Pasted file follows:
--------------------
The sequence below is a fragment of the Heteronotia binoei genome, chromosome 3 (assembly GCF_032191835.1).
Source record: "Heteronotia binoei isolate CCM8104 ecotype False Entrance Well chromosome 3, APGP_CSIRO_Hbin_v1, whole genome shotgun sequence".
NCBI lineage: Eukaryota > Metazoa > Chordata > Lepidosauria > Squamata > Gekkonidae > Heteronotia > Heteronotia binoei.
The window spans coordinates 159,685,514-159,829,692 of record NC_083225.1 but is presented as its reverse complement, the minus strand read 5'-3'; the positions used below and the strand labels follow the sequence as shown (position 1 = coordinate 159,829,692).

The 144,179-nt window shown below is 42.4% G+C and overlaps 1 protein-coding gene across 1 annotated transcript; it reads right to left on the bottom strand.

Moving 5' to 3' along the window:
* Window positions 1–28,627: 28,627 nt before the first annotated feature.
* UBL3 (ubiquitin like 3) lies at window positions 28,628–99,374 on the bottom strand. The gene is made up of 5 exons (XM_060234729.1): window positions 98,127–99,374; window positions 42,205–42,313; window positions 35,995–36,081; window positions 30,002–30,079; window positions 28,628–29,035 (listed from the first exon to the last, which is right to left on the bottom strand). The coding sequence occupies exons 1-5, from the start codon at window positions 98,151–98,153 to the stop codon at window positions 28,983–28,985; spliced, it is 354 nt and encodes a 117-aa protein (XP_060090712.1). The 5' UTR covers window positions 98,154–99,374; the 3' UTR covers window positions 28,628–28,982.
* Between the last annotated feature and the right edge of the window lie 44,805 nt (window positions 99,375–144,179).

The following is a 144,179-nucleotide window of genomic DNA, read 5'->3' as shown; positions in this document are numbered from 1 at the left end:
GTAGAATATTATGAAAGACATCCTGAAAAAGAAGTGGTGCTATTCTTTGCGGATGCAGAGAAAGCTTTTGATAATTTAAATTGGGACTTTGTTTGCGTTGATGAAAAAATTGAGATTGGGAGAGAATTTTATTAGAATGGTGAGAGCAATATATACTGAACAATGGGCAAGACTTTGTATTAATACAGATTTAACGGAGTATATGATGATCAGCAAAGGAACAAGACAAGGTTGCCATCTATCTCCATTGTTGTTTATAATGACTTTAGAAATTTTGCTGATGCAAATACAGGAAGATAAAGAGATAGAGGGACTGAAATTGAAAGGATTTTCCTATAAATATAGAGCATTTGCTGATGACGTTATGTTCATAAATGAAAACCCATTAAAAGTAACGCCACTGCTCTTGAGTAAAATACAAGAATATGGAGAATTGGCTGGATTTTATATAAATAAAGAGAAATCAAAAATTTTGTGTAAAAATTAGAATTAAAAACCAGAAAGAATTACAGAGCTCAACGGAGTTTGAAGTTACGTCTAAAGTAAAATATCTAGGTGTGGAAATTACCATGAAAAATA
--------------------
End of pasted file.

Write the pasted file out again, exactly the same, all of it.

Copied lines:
The sequence below is a fragment of the Heteronotia binoei genome, chromosome 3 (assembly GCF_032191835.1).
Source record: "Heteronotia binoei isolate CCM8104 ecotype False Entrance Well chromosome 3, APGP_CSIRO_Hbin_v1, whole genome shotgun sequence".
NCBI lineage: Eukaryota > Metazoa > Chordata > Lepidosauria > Squamata > Gekkonidae > Heteronotia > Heteronotia binoei.
The window spans coordinates 159,685,514-159,829,692 of record NC_083225.1 but is presented as its reverse complement, the minus strand read 5'-3'; the positions used below and the strand labels follow the sequence as shown (position 1 = coordinate 159,829,692).

The 144,179-nt window shown below is 42.4% G+C and overlaps 1 protein-coding gene across 1 annotated transcript; it reads right to left on the bottom strand.

Moving 5' to 3' along the window:
* Window positions 1–28,627: 28,627 nt before the first annotated feature.
* UBL3 (ubiquitin like 3) lies at window positions 28,628–99,374 on the bottom strand. The gene is made up of 5 exons (XM_060234729.1): window positions 98,127–99,374; window positions 42,205–42,313; window positions 35,995–36,081; window positions 30,002–30,079; window positions 28,628–29,035 (listed from the first exon to the last, which is right to left on the bottom strand). The coding sequence occupies exons 1-5, from the start codon at window positions 98,151–98,153 to the stop codon at window positions 28,983–28,985; spliced, it is 354 nt and encodes a 117-aa protein (XP_060090712.1). The 5' UTR covers window positions 98,154–99,374; the 3' UTR covers window positions 28,628–28,982.
* Between the last annotated feature and the right edge of the window lie 44,805 nt (window positions 99,375–144,179).

The following is a 144,179-nucleotide window of genomic DNA, read 5'->3' as shown; positions in this document are numbered from 1 at the left end:
GTAGAATATTATGAAAGACATCCTGAAAAAGAAGTGGTGCTATTCTTTGCGGATGCAGAGAAAGCTTTTGATAATTTAAATTGGGACTTTGTTTGCGTTGATGAAAAAATTGAGATTGGGAGAGAATTTTATTAGAATGGTGAGAGCAATATATACTGAACAATGGGCAAGACTTTGTATTAATACAGATTTAACGGAGTATATGATGATCAGCAAAGGAACAAGACAAGGTTGCCATCTATCTCCATTGTTGTTTATAATGACTTTAGAAATTTTGCTGATGCAAATACAGGAAGATAAAGAGATAGAGGGACTGAAATTGAAAGGATTTTCCTATAAATATAGAGCATTTGCTGATGACGTTATGTTCATAAATGAAAACCCATTAAAAGTAACGCCACTGCTCTTGAGTAAAATACAAGAATATGGAGAATTGGCTGGATTTTATATAAATAAAGAGAAATCAAAAATTTTGTGTAAAAATTAGAATTAAAAACCAGAAAGAATTACAGAGCTCAACGGAGTTTGAAGTTACGTCTAAAGTAAAATATCTAGGTGTGGAAATTACCATGAAAAATA